Formations 01.05.2014: Public & Private Prayer

The Grief of Hannah, Cologne Bible, c. 1475, from A Brief History of Wood-engraving from its Invention by Joseph Cundall (1895)

The Grief of Hannah, Cologne Bible, c. 1475, from A Brief History of Wood-engraving from its Invention by Joseph Cundall (1895)

When I was a pastor, I was called upon to pray at many kinds of public gatherings, from Sunday school class parties to softball games to practically anything else. Have you ever prayed at the dedication of a new dry cleaning business? I have!

Part of me remains deeply touched that people would trust me to give voice to their prayers in such settings. Caring for people pastorally involves being there for them and with them in good times and bad. It certainly involves readiness to offer a prayer on their behalf even at something as seemingly trivial as a class party.

But those kinds of “public” prayers can only go so far. I can string a few words together for just about any occasion. I am, after all, a trained professional! But, as Eli demonstrates in this week’s lesson, sometimes the last thing you need is a professional religious person second-guessing your own heartfelt (if unscripted) prayers.

Perhaps what we do need, at least sometimes, is somebody like Flannery O’Connor to remind us that prayer doesn’t always have to be tidy, pleasant, or respectable. In the writer’s newly discovered prayer journal, now published by Farrar, Straus and Giroux, we see the deep, often painfully honest prayers of someone who surely never intended for her prayers to be published for the world.

Those familiar with O’Connor’s novels will not be surprised to learn that her prayers are often personal, authentic, and raw. Her prayers are not “inspirational” in the way that word is often used among American Christians. They are not about joy or victory or prayer changing things—and that may be precisely why we need them. Sadly, sometimes Christians forget that faith is often a struggle. In reviewing Prayer Journal, Russell D. Moore observes, Some of our worship services are so clean and antiseptic, led by grinning preachers and praise bands, talking about how happy Jesus makes us, that we forget that the Spirit prompts us to “groan” at our sin and the suffering all around us (Romans 8:22-23).”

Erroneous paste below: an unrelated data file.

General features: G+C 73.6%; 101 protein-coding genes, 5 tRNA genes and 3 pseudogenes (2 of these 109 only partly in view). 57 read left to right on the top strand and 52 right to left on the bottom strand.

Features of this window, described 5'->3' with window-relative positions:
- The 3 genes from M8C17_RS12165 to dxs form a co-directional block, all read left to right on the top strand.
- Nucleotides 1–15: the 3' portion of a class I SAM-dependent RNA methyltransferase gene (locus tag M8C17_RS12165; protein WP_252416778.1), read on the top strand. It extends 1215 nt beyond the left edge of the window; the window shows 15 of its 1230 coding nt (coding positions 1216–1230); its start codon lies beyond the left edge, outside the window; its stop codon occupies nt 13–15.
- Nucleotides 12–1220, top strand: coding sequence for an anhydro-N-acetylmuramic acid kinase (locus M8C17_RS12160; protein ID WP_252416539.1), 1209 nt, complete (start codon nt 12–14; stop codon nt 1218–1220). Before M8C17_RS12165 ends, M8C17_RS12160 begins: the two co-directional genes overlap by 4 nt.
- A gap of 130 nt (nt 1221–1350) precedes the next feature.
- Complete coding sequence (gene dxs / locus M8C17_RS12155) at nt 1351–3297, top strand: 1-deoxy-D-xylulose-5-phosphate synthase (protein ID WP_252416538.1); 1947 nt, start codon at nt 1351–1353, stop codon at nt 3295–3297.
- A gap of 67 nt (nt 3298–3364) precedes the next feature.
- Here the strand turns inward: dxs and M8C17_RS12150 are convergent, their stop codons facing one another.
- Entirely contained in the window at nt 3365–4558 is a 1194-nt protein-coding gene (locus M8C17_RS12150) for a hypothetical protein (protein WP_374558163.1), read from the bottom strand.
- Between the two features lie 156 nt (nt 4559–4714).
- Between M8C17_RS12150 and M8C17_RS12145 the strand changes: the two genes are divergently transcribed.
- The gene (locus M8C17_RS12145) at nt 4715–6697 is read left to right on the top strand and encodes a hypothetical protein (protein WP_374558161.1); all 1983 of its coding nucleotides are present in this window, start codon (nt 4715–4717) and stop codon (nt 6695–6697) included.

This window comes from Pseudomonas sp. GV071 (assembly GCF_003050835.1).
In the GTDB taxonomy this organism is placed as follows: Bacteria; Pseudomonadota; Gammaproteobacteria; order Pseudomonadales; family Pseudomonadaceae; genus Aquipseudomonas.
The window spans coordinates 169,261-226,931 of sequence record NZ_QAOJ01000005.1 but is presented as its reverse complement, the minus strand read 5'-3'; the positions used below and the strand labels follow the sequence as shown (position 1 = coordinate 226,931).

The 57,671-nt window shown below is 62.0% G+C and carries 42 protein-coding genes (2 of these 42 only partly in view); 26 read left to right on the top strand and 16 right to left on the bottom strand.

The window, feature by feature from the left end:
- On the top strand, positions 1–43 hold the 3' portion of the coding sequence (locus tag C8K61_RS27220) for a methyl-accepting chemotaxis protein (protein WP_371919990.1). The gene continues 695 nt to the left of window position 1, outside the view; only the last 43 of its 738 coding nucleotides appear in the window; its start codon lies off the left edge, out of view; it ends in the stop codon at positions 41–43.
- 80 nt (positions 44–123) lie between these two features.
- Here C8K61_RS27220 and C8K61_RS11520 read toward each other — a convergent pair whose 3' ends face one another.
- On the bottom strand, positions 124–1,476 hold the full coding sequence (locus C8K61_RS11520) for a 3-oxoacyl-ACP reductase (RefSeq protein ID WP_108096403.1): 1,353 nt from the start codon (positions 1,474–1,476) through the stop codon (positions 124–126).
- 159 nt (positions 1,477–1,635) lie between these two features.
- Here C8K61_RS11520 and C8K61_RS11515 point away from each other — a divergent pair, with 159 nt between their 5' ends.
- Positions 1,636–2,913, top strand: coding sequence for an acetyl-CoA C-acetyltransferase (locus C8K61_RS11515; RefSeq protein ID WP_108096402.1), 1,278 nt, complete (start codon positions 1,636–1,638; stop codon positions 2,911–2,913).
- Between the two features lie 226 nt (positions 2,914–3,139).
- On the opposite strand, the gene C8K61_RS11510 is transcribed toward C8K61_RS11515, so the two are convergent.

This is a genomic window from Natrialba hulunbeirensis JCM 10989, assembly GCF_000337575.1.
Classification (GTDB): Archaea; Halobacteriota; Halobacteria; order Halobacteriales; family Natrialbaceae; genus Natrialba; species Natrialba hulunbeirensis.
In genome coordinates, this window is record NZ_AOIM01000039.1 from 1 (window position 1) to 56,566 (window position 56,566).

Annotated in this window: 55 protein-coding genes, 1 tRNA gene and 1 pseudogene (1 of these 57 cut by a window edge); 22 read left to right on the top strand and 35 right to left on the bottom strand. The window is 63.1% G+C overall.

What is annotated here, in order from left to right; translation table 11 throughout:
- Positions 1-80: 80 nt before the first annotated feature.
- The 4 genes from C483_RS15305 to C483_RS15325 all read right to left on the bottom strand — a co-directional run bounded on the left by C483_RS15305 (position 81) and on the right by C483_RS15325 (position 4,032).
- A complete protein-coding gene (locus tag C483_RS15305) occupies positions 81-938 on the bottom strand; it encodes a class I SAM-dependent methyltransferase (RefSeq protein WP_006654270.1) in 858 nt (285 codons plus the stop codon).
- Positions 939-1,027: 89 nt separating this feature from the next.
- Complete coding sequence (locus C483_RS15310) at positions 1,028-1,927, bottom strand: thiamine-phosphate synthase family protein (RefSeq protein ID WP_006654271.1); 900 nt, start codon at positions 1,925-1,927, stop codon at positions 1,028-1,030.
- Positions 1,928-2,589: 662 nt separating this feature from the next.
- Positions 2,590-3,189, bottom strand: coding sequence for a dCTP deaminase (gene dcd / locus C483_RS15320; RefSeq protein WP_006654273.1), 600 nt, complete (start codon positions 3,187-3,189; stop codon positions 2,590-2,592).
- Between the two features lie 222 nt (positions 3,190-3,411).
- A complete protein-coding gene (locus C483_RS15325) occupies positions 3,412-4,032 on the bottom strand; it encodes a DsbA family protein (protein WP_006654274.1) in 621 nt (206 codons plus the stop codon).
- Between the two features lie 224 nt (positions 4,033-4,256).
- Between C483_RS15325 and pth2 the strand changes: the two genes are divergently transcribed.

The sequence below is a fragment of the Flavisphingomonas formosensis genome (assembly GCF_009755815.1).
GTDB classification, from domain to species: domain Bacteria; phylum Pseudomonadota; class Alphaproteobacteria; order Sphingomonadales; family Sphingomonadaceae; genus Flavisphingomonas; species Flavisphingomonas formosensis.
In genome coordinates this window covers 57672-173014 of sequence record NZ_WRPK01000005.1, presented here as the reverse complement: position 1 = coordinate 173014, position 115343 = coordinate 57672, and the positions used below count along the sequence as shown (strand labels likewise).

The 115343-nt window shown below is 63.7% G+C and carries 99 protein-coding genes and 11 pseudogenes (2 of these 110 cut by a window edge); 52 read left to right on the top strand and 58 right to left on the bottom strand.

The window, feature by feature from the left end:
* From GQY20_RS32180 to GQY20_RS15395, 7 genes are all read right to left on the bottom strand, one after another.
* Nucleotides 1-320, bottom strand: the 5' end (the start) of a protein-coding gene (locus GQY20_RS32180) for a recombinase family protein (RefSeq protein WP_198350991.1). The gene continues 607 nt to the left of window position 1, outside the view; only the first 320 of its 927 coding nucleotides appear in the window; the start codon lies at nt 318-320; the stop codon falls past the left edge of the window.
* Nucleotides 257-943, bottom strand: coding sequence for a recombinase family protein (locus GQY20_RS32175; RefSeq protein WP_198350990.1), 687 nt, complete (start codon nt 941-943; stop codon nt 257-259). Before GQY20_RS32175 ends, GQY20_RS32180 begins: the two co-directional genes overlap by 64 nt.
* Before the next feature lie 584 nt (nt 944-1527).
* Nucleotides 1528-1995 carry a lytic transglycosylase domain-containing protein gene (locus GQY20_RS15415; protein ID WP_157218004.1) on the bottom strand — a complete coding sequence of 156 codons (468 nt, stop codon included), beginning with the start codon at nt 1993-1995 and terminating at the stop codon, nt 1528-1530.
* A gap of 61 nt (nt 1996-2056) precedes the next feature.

When we pour our hearts out to the Lord, the results may not always be “edifying” to others. The honesty and anguish of our prayers may shock or dismay others who do not understand what we are going through. Even so, examples of such authentic praying, even if it is raw and “unedited,” may in fact inspire us to approach God boldly.

Discussion

• How is private prayer different from public prayer such as a pastor might pray in Sunday worship? What are the benefits of both kinds of prayer?
• What obstacles keep us from praying to God with complete honesty?
• How should we respond when others trust us with their most intimate prayers?

Resources

Russell D. Moore, “Why Christians Need Flannery O’Connor,” CNN.com, 15 December 2013 .

Flannery O’Connor, Prayer Journal, ed. W. A. Sessions (New York: Farrar, Straus and Giroux, 2013).

Marilynne Robinson, “Flannery O’Connor’s ‘Prayer Journal,’” The New York Times, Nov 15, 2013 .

Darrell Pursiful is the editor of Formations. He is an adjunct professor at Mercer University and an active member of the First Baptist Church of Christ in Macon, Georgia.

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Comments

  1. Judson Edwards says:

    Thanks for your thoughts on prayer, Darrell. They were both provocative and well-written. I look forward to reading more from you. And congratulations on the “new look” websites. They are first class.